Hunting violations can be costly
FRISCO — The big game hunting season is upon us in Colorado, and some already have taken the opportunity to trek onto the area’s recreational lands with hopes of snagging a moose or bear.
Others have their eyes on hunting deer or elk in the final few weeks of the season or are gearing up for another of the state’s small game or waterfowl seasons. But regardless of each hunters’ proclivities, law enforcement agents with Colorado Parks and Wildlife are around to ensure the proper monitoring and managing of wildlife, and to protect one of the state’s most important natural resources.
While most hunters are ethical sportsmen and women seeking the thrill and challenge of hunting for their own food, there are often bad actors in the field. And violations of the state’s hunting laws, whether on purpose or accident, can have serious consequences.
“Most of the people that participate in our activities — hunting, fishing and even going to state parks — are absolutely trying to do the right thing all the time,” said Dean Riggs, northwest deputy regional manager with Parks and Wildlife. “But there are two major categories of people who often violate our rules.
“There’s the guy that makes the mistake and probably just doesn’t understand the violations. They come from out of state, where things are done differently, and they’re probably not doing it willfully. Then there’s the other end of the spectrum, where I would use the word ‘poacher’ — the guy who knowingly and willingly, in spite of the law, goes out and violates.”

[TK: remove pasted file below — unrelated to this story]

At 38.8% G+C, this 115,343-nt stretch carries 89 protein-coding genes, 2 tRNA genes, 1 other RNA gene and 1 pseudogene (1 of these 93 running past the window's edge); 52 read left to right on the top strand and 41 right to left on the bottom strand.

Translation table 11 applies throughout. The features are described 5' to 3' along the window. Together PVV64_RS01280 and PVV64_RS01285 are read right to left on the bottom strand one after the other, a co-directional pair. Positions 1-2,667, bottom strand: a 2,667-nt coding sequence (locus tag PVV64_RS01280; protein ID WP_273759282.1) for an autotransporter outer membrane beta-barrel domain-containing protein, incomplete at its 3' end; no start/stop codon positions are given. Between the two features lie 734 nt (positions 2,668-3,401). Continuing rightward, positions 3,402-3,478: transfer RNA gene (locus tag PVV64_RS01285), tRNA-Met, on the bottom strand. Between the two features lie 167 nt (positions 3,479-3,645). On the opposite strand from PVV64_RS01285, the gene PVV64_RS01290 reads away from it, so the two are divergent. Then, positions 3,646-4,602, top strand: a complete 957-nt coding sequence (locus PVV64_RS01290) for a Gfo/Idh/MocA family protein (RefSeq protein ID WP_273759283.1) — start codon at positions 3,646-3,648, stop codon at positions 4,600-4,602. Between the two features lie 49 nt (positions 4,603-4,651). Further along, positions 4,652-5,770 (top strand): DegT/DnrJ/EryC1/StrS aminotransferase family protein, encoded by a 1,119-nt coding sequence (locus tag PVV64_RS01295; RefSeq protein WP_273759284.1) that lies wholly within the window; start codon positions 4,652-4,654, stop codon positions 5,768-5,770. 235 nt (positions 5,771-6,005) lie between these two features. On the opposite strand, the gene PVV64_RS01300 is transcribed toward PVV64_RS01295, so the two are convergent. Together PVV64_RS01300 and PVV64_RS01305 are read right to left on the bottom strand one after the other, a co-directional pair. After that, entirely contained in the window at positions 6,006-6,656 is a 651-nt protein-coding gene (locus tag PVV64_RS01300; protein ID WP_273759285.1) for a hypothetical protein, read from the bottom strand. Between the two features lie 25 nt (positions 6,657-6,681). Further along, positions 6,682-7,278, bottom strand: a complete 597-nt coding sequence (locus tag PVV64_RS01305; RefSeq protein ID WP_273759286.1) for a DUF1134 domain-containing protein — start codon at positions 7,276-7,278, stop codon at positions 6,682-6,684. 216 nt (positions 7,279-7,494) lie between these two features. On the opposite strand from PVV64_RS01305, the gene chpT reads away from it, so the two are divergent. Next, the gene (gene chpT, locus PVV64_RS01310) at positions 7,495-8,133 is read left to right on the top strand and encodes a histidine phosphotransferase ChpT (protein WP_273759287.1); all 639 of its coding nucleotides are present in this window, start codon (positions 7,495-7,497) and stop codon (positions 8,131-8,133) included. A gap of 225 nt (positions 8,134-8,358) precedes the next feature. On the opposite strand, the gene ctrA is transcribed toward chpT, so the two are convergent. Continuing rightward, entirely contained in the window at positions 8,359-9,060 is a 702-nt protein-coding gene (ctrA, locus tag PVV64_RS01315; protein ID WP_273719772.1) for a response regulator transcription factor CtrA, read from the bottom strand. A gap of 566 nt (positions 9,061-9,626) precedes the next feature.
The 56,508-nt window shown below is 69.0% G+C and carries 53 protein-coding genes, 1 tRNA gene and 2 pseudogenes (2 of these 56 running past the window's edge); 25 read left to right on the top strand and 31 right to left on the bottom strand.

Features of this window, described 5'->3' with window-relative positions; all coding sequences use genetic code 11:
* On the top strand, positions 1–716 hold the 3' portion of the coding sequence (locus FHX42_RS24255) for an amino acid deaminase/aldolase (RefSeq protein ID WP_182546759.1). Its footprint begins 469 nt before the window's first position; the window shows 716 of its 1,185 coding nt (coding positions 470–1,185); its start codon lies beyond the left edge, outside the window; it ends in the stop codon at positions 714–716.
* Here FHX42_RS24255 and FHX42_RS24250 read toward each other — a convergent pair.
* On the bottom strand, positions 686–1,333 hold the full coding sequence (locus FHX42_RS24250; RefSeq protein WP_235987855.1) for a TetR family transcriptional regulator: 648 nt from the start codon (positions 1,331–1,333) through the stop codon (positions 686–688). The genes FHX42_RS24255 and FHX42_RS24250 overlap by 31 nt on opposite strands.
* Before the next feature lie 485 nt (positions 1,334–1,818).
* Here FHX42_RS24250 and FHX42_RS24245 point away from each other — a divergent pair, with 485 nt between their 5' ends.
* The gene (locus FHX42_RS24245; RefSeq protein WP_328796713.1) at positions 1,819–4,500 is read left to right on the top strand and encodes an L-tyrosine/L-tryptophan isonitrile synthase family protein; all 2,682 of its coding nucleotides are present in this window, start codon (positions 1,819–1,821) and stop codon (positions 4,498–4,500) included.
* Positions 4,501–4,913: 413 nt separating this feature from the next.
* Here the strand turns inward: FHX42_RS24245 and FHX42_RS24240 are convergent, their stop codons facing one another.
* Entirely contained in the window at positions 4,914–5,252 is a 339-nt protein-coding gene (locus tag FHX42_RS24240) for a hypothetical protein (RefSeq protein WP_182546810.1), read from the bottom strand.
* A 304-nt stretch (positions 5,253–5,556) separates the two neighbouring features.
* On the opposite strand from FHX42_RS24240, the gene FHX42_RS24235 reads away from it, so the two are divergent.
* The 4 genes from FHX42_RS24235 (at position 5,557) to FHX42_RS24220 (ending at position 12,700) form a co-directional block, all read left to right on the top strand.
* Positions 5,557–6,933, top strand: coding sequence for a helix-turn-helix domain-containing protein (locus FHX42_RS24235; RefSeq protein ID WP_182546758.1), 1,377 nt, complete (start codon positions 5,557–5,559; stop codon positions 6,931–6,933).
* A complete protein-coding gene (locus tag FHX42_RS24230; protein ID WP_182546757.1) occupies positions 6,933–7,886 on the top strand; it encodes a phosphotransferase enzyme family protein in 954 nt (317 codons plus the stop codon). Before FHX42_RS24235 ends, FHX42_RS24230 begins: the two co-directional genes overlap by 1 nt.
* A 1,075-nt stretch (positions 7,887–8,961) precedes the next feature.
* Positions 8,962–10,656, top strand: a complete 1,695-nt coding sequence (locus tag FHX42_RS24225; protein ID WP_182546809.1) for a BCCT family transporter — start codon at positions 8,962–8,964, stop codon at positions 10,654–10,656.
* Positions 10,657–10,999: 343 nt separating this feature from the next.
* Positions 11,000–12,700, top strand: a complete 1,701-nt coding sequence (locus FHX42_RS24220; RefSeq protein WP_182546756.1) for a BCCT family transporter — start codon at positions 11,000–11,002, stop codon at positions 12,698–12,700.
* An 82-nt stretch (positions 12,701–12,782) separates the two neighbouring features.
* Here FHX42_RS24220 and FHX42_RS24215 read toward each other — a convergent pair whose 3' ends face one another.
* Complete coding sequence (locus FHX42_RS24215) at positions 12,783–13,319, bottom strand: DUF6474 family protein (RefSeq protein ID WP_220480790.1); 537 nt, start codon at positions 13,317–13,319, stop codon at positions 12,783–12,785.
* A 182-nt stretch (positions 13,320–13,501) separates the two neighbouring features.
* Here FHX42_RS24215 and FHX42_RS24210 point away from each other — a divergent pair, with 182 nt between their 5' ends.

Riggs said the number of violations in any given year is extremely variable, jumping up and down from year to year with seemingly no real driving factor. Violations do tend to be consistent with regard to location and the type of “wildlife interest” in the area. Riggs noted that he came from the Pueblo region, where fishing violations were abundant in contrast to his more recent role on the Western Slope, where big game violations are much more common.
Perhaps the most common violations are safety issues, Riggs said, including hunters who fail to wear the required 500 inches of daylight fluorescent orange or pink clothing, carry a loaded firearm in their vehicle, go onto private land without permission to retrieve a harvested animal, and shoot too close to the road, among others.
And while these might seem like relatively innocuous infractions compared with something like poaching, the repercussions can be considerable — particularly because once a law has been broken, violations tend to snowball.
Riggs gave the example of a hunter who gets over excited and decides to shoot a six-point bull elk but doesn’t get far enough from the road before firing. For the initial violation, shooting from the road, the hunter could be fined $100 in addition to surcharges in the amounts of $37 and $7.50.
Because the animal was killed illegally, the hunter also is now liable for a $1,000 illegal possession fine in addition to more surcharges. Finally, because the bull elk is considered a trophy animal under Samson’s Law — which prescribes fines for animals killed illegally based on horn or antler measurements — the hunter could be hit with an additional $10,000 fine.